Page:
Sunday, November 30, 2014

Honk If You Love Driving in a Foreign Country

( I will be releasing some old posts that I intended to post while still living in Jordan but didn't get around to completing.)

Driving is an adventure wherever you happen to live. I think every city and town in the States approaches driving a little differently. Europeans tend to drive a little differently and the Middle East also has its unique way to approach the open (or mostly traffic jammed) road.

I've learned that Jordan is currently #24 of the 25 countries with the highest percentage of traffic fatalities according to population. There's rarely a day when I don't see a near accident, either between vehicles or involving a pedestrian.

Roads are for playing in, parking on, partying and arguing. Here's a list of driving suggestions for your next trip to Jordan

  1. Beware of trucks especially in the stretch from Petra to Aqaba.  There were probably five 18-wheeler trucks for every compact car in the Desert Highway.  Some of them are going so fast that our car shook as they whizzed by.  Some of them are so old and rickety and going so slow.  Some are covered in neon lights—neon lightsthat will strain your eyes as you pass them.  Some are carrying such heavy load that the entire truck is running at an angle.  They do not make for a comfortable drive.  From the Desert Highway, we lost the trucks north of Ma-an; most if not all exited towards Highway 5 which leads to Iraq and Saudi Arabia.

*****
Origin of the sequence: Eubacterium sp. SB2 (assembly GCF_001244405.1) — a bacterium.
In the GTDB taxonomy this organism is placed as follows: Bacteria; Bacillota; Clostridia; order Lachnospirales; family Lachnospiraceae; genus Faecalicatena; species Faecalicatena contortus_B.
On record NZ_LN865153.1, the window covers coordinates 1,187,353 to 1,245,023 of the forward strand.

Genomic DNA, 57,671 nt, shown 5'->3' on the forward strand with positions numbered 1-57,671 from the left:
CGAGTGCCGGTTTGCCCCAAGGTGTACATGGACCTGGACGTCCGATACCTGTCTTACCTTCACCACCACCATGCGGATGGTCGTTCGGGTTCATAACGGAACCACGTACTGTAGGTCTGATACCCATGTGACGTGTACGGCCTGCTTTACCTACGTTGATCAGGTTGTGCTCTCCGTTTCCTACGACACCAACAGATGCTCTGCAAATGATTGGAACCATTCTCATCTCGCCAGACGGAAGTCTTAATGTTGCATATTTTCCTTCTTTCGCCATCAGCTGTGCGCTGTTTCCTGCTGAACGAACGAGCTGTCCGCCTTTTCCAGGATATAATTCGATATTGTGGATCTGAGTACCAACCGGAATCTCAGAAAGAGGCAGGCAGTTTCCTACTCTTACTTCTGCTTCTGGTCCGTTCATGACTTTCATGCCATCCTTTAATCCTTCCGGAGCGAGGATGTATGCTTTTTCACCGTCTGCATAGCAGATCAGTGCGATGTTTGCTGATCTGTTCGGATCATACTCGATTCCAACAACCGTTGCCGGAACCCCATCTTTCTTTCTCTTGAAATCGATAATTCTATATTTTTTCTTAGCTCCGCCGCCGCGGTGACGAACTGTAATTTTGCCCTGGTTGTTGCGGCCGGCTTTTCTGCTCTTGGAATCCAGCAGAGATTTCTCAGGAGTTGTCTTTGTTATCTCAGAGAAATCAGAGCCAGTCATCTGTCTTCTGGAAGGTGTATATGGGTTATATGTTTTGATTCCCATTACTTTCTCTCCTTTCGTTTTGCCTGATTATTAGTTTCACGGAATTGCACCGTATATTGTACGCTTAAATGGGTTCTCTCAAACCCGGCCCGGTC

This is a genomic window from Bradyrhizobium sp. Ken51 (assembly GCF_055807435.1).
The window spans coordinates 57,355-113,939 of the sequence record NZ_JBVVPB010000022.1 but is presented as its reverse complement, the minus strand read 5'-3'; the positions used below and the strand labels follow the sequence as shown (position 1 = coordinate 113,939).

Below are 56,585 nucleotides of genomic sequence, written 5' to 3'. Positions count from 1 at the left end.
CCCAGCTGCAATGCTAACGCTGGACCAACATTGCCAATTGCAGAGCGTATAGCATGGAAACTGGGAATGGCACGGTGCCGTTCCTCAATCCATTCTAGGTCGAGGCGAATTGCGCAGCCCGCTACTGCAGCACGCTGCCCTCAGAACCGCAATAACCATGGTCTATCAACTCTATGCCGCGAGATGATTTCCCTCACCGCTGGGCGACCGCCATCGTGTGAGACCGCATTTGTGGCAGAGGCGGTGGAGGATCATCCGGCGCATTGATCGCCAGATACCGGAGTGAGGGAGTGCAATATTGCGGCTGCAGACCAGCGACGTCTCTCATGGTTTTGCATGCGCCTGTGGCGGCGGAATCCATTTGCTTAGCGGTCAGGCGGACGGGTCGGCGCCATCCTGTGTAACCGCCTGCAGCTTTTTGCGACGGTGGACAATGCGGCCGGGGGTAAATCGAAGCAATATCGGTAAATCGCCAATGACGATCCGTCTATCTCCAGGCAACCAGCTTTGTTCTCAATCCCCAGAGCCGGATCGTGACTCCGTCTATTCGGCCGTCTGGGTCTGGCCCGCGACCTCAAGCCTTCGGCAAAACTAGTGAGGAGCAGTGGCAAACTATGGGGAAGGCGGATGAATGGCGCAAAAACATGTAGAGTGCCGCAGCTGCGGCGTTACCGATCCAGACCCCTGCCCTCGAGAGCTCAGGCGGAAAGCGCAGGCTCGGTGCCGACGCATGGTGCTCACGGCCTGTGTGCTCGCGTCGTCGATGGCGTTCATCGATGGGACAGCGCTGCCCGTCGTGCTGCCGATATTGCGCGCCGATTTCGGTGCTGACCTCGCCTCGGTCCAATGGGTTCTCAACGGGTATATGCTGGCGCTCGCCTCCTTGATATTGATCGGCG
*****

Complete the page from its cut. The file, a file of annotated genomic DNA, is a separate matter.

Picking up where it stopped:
2. Read the road signs.  Yes, your GPS may be updated, but with construction work and road closures, you can end up on a road to Saudi Arabia or Iraq.
  3. Watch out for speed bumps and speed control patrols.  The police cars are positioned throughout the highways.  I can imagine that getting pulled over by one would not be such a pleasant experience.  Watch out also for speed bumps; most of them are not sign-posted or painted so a lot of cars make a sudden stop just before them.  That’s a surefire accident if you’re right behind and not paying attention.  The speed bumps almost always come in pairs.  I highly recommend that you keep an eye out for them because if you hit them when you’re going at 100kph, you could cause damage to your car.
  4. Don’t get distracted by the neon signs.  The Desert Highway is peppered with tea shops by the roadside.  You’ll recognize them by their big, flashing, neon lights.  Try not to get distracted by them when driving at night and keep your focus on the road.

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